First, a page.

There are many things that can pop up during the divorce process and cause serious disagreement, with asset division always near the top of the list.
It doesn’t matter how many assets you share or what they’re worth, you must take steps to protect your legal rights. This is the only way to give yourself peace of mind as you move through the process.
Since asset division is likely to be a sticking point, it’s best to plan as far in advance as possible. By creating a checklist, you have a clear idea of the many assets that require your attention during your divorce. Furthermore, this is a place to differentiate between separate and marital property.
You can lay out your checklist however you best see fit, but most assets will fit into the following categories:
- Real estate: Family home, vacation homes, rental properties, business properties and land.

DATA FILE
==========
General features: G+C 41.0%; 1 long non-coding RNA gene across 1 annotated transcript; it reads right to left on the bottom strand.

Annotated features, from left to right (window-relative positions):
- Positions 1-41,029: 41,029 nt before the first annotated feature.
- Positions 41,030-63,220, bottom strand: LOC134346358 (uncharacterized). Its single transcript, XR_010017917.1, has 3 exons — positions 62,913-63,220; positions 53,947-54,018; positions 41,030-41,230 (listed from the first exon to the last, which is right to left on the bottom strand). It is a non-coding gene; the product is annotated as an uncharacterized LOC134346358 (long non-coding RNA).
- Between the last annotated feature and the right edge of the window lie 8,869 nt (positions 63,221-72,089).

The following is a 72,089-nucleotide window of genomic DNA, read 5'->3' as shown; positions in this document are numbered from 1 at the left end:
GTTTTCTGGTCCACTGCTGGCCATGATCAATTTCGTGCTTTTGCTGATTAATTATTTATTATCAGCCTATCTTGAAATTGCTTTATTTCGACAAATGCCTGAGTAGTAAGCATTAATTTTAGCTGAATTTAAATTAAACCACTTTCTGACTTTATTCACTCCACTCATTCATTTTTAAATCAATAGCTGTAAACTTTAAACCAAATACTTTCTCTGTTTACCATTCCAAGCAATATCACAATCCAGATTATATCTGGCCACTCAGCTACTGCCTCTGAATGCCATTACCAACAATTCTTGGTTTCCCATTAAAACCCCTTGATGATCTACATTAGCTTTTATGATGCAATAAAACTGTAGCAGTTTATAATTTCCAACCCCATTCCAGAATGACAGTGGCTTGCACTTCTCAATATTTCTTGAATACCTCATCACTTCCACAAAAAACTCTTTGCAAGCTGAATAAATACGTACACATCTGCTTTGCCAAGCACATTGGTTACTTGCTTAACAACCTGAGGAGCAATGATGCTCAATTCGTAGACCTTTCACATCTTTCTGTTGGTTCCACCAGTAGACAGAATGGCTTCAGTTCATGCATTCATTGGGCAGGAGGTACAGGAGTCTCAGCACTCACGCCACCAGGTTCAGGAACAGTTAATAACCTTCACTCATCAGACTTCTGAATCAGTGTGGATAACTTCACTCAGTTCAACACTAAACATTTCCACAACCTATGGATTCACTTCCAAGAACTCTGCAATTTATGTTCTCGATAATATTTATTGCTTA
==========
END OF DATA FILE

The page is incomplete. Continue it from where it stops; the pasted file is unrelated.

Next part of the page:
- Personal property: This is often the most extensive category, as it includes assets such as china, antiques, furniture, collectibles, guns, clothing, jewelry, home office equipment, motor vehicle and recreational vehicles.
- Financial assets: This has the potential to be the most valuable category, with assets such as bank accounts, cash, retirement accounts, stocks and bonds, certificates of deposit, life insurance policies, pensions and annuities.
- Business assets: This is only something to include if one or both of you owns a stake in a business. Common assets include business bank accounts, commercial real estate and office equipment and furniture.
Keep in mind the importance of adding every asset to your checklist. This isn’t just a place for your most valuable assets, such as your family home and motor vehicles. It can and should include every asset that is subject to division.
As you tally your assets, you should do the same with your liabilities. These also require division during your divorce, so it’s a must to focus just as much time on them.
With a checklist in hand, you’ll feel more comfortable as you move toward the divorce process and begin to hash out the details with your soon-to-be ex-spouse. A checklist doesn’t guarantee anything, but it gives you something to lean on as you attempt to protect your legal rights.